Q: Should any diagnostic or therapeutic interventions be withheld due to concerns about transmission of nCoV?
A: Patients should receive any interventions they would normally receive as standard of care. Patients with suspected or confirmed 2019-nCoV should be asked to wear a surgical mask as soon as they are identified and be evaluated in a private room with the door closed, ideally an airborne infection isolation room, if available. Healthcare personnel entering the room should use Standard Precautions, Contact Precautions, Airborne Precautions, and use eye protection (e.g., goggles or a face shield).
Q: How do you test a patient for 2019-nCoV?
A: See recommendations for reporting, testing, and specimen collection at Interim Guidance for Healthcare Professionals.
Q: Will existing respiratory virus panels, such as those manufactured by Biofire or Genmark, detect 2019-nCoV?
A: No. These multi-pathogen molecular assays can detect a number of human respiratory viruses, including other coronaviruses that can cause acute respiratory illness, but they do not detect 2019-nCoV.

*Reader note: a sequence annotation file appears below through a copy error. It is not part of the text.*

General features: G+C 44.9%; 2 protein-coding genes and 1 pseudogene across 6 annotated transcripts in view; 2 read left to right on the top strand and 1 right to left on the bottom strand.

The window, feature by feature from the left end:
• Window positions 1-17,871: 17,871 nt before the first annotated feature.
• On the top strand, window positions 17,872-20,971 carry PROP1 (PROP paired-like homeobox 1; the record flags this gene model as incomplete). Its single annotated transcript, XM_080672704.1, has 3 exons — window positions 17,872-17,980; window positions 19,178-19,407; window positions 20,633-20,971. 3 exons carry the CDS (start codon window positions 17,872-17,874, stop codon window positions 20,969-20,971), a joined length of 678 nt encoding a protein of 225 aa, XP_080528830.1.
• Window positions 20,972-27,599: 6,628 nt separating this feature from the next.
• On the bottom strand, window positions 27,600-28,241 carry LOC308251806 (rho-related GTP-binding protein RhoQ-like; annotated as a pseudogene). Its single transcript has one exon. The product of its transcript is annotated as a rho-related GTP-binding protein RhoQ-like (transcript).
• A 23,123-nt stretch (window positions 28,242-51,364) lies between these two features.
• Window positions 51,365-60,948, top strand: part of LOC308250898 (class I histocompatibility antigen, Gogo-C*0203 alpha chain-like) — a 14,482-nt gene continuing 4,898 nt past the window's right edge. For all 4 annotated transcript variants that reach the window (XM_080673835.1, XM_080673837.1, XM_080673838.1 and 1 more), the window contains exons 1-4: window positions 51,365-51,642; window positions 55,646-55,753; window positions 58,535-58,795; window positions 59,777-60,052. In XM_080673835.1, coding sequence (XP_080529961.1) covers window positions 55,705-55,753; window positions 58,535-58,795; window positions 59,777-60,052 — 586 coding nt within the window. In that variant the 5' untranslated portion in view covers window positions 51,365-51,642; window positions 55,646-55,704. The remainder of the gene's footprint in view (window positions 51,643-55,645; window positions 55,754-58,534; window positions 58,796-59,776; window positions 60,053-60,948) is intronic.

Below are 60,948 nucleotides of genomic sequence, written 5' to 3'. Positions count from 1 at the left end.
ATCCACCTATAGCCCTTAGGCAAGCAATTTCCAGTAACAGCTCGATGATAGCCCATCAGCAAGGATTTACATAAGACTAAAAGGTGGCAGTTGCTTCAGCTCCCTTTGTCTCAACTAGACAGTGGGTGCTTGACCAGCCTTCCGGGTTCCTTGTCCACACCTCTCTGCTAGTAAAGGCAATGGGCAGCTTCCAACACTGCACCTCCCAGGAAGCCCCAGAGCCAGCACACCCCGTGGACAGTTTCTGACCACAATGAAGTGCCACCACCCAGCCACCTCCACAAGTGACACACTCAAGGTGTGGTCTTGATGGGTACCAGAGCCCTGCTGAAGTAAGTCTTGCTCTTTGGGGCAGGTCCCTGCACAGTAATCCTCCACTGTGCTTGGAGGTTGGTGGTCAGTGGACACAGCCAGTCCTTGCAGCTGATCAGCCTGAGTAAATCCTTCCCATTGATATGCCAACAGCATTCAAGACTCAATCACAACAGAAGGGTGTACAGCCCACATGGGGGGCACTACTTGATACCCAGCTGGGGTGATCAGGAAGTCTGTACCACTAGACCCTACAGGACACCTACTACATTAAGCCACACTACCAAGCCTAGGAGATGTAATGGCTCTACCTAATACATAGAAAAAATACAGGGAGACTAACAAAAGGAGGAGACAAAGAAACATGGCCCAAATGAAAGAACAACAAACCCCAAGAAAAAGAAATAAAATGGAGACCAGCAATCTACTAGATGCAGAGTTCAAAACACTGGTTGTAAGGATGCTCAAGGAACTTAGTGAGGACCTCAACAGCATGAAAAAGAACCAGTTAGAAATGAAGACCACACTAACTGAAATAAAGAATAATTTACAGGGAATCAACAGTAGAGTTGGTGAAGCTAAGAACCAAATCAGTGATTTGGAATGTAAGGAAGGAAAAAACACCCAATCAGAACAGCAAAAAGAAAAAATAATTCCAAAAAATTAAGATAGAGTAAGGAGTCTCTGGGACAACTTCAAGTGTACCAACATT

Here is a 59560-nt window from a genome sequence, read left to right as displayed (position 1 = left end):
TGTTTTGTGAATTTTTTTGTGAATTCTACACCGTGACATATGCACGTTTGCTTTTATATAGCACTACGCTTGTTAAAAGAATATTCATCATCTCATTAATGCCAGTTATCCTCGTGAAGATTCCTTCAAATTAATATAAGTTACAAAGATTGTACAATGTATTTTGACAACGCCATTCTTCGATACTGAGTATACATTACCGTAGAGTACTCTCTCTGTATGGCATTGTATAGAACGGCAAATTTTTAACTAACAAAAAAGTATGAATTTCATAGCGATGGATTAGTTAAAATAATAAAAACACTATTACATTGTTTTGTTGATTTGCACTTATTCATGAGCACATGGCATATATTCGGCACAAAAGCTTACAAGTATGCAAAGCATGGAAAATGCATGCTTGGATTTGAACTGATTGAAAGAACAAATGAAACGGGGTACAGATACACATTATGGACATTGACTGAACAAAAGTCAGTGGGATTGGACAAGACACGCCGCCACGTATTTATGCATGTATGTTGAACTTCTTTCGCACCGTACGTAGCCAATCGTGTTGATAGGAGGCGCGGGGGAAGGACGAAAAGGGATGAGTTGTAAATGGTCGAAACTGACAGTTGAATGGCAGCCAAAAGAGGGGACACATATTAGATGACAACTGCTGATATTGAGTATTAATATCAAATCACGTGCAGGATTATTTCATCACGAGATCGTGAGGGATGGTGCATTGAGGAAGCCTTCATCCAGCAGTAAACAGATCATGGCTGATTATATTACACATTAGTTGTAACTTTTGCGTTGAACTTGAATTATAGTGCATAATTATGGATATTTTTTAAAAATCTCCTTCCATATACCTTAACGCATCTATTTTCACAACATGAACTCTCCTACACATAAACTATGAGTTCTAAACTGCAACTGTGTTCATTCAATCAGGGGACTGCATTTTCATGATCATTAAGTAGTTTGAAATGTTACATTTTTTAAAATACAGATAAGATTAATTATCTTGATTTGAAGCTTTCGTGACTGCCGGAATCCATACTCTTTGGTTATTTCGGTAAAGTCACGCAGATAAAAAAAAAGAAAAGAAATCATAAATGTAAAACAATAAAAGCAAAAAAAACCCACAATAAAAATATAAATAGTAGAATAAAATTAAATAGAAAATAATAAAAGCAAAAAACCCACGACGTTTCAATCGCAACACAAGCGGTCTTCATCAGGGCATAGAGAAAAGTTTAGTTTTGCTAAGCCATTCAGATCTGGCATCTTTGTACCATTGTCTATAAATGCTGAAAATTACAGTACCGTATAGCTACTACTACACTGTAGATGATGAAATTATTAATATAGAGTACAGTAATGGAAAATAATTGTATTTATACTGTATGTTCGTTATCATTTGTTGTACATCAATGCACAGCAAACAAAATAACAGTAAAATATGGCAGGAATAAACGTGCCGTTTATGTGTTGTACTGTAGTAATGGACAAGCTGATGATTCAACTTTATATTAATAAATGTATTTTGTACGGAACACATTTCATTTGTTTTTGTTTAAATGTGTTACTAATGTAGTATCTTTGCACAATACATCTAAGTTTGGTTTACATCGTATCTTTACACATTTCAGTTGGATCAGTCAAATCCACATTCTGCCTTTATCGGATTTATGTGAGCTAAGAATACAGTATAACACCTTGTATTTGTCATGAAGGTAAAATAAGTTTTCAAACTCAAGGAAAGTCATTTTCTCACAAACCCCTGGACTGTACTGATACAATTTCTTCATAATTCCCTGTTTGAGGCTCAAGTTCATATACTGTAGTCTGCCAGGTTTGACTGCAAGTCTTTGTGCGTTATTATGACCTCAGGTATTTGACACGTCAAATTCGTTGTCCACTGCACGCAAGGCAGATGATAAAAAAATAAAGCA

Q: How is 2019-nCoV infection treated?
Not all patients with 2019-nCoV infection will require medical supportive care. Clinical management for hospitalized patients with 2019-nCoV infection is focused on supportive care of complications, including advanced organ support for respiratory failure, septic shock, and multi-organ failure. Empiric testing and treatment for other viral or bacterial etiologies may be warranted.
Corticosteroids are not routinely recommended for viral pneumonia or ARDS and should be avoided unless they are indicated for another reason (e.g., COPD exacerbation, refractory septic shock following Surviving Sepsis Campaign Guidelines).